Turns out she’d been drawing on her pad the whole time. After a brief hesitation, she showed me her pages. She’d done quick, oh-so-perfect sketches of all of us in the cabin. Whene she showed me the one of me, I was flattered; she made me look sort of handsome, and definitely a lot younger. When I thanked her, she grimaced and took up her pencil and added some wrinkles. Now it really looked like me. I sort of liked it better, and I told her so. With that, it seemed there was something of a friendship starting. I passed her my book and she confessed to preferring the heavy load to the digital stuff. So we were similar old chucks, beating back the waves of the future as hard as we could. Sally took notice of my 20s look and gave a kidding joke, whereupon I mentioned that rastas had been out of fashion with us whites for almost a millenium. She grinned and I could tell she knew that I liked it anyway.
So we continued chatting, ignoring the slivers of talk from the pilots’ cabin that came out from time to time. It was hard to tell where we were, and where we were going, what with the windows shut down. Ms. Elena wasn’t in our cabin anymore, but as head steward she was probably making her way through the other three cabins, making sure that everyone was calm and that the panicked ones weren’t getting too drunk. The only person in ours that seemed upset was the Marine. Sally had spoken with him at dinner, and she told me he was indeed a former marine, probably special forces, as he was reluctant to say where and when he’d been deployed. She said he had flight fear, and used meditation to counteract it. Now I understood the look he’d given me before. I used meditation to keep my temper down. Sometimes I needed it in negotiations, so I was reluctant to use meds, as I never knew when I needed to pump up the fires inside.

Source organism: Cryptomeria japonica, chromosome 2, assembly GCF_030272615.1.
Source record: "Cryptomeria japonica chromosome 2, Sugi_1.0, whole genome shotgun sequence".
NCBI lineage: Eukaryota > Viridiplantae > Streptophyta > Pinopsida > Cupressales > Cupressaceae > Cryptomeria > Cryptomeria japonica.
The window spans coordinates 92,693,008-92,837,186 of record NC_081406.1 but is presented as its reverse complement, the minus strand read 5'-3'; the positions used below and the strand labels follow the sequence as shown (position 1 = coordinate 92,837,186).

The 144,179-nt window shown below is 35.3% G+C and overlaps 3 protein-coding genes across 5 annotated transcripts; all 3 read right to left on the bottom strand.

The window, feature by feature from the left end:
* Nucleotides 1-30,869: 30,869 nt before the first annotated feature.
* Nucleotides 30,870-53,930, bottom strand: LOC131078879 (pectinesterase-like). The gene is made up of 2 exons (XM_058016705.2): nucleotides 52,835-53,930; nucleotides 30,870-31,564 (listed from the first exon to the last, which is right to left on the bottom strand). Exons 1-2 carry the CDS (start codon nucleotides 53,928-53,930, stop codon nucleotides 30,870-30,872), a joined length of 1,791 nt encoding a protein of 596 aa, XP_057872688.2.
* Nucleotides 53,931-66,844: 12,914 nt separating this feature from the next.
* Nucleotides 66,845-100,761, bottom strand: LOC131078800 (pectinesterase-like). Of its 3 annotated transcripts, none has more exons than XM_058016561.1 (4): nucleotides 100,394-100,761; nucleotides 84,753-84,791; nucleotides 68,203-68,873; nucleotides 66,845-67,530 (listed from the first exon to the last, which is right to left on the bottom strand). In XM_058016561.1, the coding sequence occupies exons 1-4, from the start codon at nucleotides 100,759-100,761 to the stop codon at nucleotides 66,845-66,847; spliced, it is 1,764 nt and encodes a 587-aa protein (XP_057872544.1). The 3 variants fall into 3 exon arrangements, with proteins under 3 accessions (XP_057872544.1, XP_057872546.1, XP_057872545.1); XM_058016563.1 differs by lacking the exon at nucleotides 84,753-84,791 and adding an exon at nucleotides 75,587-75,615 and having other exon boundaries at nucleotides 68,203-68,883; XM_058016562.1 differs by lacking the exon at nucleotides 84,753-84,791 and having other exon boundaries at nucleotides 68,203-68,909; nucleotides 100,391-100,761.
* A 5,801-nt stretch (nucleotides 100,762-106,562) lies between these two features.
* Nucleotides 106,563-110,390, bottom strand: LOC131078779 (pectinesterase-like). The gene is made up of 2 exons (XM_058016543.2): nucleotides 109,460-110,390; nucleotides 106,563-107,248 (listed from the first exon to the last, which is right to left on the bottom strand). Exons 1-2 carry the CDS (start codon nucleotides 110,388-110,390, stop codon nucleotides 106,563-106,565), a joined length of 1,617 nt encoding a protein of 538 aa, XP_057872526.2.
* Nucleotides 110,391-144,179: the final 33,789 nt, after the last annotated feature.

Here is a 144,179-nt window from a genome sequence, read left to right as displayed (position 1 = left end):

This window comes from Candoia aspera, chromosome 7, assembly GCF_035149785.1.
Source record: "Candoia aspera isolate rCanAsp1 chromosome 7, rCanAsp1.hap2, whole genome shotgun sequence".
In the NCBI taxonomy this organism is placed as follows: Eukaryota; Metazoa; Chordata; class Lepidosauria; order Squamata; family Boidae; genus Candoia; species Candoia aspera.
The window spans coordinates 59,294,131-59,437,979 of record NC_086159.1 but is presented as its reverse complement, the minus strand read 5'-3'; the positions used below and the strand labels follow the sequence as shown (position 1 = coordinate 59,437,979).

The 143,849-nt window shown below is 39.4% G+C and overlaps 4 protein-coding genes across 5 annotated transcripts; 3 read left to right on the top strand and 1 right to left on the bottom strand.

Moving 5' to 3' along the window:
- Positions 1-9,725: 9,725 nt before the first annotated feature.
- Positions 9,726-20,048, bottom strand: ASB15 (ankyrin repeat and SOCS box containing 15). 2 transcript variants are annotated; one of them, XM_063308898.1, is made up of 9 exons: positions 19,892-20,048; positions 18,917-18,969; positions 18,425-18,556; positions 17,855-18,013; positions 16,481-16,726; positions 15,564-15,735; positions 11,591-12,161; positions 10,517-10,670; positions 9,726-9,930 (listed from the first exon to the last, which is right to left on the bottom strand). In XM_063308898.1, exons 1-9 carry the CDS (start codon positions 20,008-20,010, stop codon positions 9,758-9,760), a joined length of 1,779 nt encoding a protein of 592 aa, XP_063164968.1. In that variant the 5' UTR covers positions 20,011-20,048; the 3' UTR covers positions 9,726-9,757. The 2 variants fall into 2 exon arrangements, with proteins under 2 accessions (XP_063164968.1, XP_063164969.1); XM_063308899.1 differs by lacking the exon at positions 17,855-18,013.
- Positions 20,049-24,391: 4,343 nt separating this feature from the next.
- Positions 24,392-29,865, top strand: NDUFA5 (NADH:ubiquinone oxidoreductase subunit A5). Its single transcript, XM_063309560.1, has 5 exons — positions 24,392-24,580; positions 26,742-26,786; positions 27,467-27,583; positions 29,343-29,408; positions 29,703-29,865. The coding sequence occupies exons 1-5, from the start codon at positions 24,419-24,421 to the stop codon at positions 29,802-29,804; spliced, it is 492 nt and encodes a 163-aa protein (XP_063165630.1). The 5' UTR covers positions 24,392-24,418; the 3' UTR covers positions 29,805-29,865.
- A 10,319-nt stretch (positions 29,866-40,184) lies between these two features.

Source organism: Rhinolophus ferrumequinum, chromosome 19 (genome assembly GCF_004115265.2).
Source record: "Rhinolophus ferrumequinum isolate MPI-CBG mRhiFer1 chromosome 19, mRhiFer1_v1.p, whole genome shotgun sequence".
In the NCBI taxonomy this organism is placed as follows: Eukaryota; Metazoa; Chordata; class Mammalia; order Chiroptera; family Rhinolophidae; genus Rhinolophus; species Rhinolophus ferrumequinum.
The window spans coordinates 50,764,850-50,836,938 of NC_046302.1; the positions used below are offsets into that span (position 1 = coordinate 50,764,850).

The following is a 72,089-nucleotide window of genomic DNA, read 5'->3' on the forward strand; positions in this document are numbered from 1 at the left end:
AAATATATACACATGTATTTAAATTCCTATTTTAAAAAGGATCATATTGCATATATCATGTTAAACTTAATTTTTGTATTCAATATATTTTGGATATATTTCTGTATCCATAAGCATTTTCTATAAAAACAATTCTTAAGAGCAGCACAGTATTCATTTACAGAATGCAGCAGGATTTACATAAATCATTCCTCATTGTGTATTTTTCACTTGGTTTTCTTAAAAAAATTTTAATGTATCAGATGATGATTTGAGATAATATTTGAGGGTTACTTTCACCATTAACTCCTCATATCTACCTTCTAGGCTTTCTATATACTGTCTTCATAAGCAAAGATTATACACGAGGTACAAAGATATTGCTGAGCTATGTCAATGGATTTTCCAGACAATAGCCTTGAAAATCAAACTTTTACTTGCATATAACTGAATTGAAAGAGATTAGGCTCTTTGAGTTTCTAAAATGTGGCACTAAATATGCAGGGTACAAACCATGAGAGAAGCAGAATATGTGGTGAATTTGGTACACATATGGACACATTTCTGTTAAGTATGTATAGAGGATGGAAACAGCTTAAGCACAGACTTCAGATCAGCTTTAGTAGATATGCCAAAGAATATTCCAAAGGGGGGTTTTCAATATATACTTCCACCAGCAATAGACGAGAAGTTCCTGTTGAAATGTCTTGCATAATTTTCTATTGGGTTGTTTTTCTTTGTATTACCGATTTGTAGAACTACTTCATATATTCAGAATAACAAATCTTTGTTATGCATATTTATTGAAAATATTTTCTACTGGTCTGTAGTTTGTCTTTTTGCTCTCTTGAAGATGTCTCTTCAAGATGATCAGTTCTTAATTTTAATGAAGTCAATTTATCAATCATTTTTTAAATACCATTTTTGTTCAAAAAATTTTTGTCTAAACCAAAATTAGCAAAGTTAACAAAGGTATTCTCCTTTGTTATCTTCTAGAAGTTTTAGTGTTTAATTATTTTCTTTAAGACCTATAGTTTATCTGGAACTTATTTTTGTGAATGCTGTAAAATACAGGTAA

But now is tyme to yow for to telle
How that we baren us that ilke nyght
As the ship coasted through the air, the cabin became quieter. The initial flight was almost 5 hours long, and I took a pill and rocked my chair back, and put black coverlets over my eyes. Nigera and the brothers were sitting in the lounge area, talking and drinking tea. The other six passengers were either reading on their mobiles or sleeping. I noticed that one of them was the chef who’d been hosting the dinner were had been at. At least, I assumed that was his role. Now it appeared that he’d just helped out the terminal cooks. The more I looked at him, the more familiar he seemed, but it I couldn’t place him at the moment. I decided against going over and introducing myself. Plenty of time to do that once we were on the second leg of our trip.
While I waited for the pill to kick in, I picked up my book and tried to read it, but too many images kept popping in my brain. I recalled the Chef Magic show on cable, and the Cook’s Warehouse reality show that had taken place in my home town. That thought took me to Janine, my high school lover. I hadn’t been in touch with her for years, and I wondered where she was now. Last I’d heard online, she’d married a enviro farmer, and was squatting on some corporate company’s farm land in Maine. She was always a bigger risk taker than me, and I figured that’s why she’d dumped me - I preferred going to college instead of sneaking off illegally to Pakistan and joining their Green Men. I was scared I’d be killed, and sure enough her new boyfriend was never heard from again. Course, that wasn’t necisarrily J’s fault. I made a mental note to log onto her site and say hello.